Have We Lost Our Ability To Be Open Minded?

I’ve noticed that in so many areas these days, people have their minds made up.  About what?  Well, pretty much everything.  The thing is, I can’t decide if this happened as I’ve gotten older, meaning that people have gotten more decisive, or because I’ve gotten older, where maybe people have been this way all along, but I never really noticed it until now?

I’ve always said that you shouldn’t talk about politics or religion at social gatherings, work, or even within family, because it’s likely you’re going to stir up the pot.  This is very true.  It seems in both of those realms, people have their mind made up, so is a meaningful, thought provoking discussion really possible?

If a hardcore liberal and an ultra conservative person get together and start talking politics, what do you think the chances are that they will find common ground?  Probably not.  But, this element has always been there.  What’s different now is how far reaching this has gone.  Now, one of those people could be talking to someone who’s squarely in the middle, and there is still a big possibility of an argument.  Because, in many cases these days, the person who is so steadfast in their beliefs not only looks down upon those who have opposing beliefs, but they look down on anyone who doesn’t unequivocally share their beliefs altogether.   So, before, you could have two people talking about government health care, and the only real chance an argument would break out would be between those who favored versus those who opposed it.  Now, you’d have either one of those people getting in the faces of someone who just wasn’t sure or who didn’t have a strong opinion either way.

That’s kind of sad.

How did we get there?

Instant information.  I think that access to information at the tip of your fingers is great, but it also means that there are many more informational sources, and most of them are going to give you much more than just the information.  Think about how something like Obamacare would have been presented fifty years ago.  There were three TV networks, and chances are you had one or two local newspapers, and together these sources would be the source of most peoples knowledge.

This meant that people could focus more on the subject.

Now, think about all the sources of information you could use to gather information on the topic.  You have a couple of dozen TV channels that can provide information in one fashion or another.  You have Facebook, Twitter and other social media.  You have online news sites, many of which claim to be news sites, but are more ‘opinion columns’.  You have blogs, which number in the millions.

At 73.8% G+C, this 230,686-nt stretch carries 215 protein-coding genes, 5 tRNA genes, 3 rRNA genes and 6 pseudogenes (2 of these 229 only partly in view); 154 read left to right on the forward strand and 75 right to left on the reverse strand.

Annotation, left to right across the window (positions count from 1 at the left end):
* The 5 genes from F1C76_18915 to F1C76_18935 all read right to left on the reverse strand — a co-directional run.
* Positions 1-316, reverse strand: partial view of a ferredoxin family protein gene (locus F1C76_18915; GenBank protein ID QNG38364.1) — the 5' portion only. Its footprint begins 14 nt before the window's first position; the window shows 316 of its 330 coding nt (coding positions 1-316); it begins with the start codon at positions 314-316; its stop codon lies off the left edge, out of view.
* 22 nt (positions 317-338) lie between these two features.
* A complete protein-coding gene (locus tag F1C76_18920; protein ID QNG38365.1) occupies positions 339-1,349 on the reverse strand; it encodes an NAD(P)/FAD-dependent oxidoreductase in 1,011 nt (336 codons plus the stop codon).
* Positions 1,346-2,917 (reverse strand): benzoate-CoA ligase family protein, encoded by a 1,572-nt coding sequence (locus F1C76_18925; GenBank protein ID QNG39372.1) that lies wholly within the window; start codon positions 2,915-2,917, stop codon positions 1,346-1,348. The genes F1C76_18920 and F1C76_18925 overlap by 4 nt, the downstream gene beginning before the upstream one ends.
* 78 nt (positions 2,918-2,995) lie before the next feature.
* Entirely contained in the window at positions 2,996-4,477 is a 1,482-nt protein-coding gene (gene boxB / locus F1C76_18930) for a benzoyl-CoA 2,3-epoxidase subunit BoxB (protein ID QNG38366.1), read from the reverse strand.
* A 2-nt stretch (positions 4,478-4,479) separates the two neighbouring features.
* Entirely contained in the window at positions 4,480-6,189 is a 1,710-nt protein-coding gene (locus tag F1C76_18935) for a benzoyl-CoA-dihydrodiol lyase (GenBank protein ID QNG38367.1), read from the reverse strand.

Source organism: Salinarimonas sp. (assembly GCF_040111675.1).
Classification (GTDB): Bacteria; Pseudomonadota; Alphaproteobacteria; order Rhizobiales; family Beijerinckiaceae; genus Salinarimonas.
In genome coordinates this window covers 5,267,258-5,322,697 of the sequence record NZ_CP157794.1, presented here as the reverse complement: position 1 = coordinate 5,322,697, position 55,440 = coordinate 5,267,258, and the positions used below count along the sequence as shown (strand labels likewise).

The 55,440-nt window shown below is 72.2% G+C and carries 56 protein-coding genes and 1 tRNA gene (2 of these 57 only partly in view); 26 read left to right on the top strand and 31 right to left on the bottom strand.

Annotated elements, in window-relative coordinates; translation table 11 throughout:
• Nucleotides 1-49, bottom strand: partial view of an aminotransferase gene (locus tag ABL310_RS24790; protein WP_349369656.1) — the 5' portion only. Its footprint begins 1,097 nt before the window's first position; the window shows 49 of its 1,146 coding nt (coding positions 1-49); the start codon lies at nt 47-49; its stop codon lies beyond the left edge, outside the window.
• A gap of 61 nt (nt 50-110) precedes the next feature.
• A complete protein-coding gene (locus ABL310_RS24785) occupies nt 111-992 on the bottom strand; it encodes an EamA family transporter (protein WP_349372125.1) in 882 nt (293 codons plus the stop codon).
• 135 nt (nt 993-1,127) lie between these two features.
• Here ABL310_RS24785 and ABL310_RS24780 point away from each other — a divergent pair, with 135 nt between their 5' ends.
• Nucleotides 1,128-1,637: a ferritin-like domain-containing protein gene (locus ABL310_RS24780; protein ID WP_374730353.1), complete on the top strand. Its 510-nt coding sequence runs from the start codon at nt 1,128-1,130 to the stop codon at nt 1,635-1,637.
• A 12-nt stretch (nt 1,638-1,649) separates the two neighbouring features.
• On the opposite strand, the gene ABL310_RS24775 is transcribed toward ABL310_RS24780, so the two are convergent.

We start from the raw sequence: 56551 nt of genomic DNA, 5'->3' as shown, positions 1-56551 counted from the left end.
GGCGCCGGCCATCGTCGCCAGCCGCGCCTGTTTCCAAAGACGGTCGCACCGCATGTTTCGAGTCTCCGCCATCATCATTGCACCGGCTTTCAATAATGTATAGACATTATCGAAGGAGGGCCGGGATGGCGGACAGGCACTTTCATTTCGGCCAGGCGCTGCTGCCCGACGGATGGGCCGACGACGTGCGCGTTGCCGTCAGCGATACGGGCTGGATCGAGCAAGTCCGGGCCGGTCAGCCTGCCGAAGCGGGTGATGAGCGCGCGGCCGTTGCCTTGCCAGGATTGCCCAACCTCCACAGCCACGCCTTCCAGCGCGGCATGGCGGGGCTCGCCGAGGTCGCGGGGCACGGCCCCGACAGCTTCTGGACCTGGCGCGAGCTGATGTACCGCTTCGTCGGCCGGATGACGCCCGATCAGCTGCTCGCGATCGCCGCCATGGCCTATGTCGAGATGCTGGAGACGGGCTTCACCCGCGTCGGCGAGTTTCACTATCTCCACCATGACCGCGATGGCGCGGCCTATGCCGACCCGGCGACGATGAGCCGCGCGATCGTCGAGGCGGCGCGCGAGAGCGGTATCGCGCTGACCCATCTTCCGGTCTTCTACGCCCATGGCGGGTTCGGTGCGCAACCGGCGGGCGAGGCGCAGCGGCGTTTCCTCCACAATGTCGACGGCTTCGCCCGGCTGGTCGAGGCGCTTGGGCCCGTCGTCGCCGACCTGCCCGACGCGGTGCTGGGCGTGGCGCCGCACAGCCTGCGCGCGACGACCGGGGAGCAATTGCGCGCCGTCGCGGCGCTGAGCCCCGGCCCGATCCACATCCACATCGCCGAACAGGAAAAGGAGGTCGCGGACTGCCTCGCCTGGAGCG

All of these things together offer many times the amount of information you used to get. So, how can this be a bad thing?

Because we allow this information to form our thinking.  Fifty years ago, with just a couple of networks and a couple of papers, people did not have the wealth of knowledge and certainly not the amount of opinion behind those things.  What this forced people to do was form opinions on their own.  They didn’t have the luxury of finding out, at a moments notice, what 5,000,000 other Americans thought about the subject.  In many cases, if the media source presented the information in a neutral fashion, you had no choice but to form an opinion on a basis of the facts available.

Talking things over.  Back in the old days, in addition to the limited media information that you had available, you also had another way to gather information and form opinions: Talking with other people.   After you read about the change in the newspaper or saw Walter Cronkite talking about it on TV for a couple of minutes, you had to go and gather the information on your own.

You could talk to your friends.  You could talk to your neighbors.  You could hear what they think, and because you only had limited information and you didn’t have people screaming at you how you should think, it kept your mind open so that discussions could actually lead to opinions being formed.

Can this happen in our information saturated world today?

I’m not naive enough to think that fifty years ago, every person walked around with an open mind on every topic, and you could have an engaging discussion about anything with anyone.  I’m sure that’s far from the truth.  There are close-minded people and people who have formed their opinions, and there always have been.

I just think that there were fewer of them back then.

I also think that back then, even if you had formed an opinion on something, you could often have a conversation about a topic with someone who didn’t see things your way, and still end up having an engaging discussion.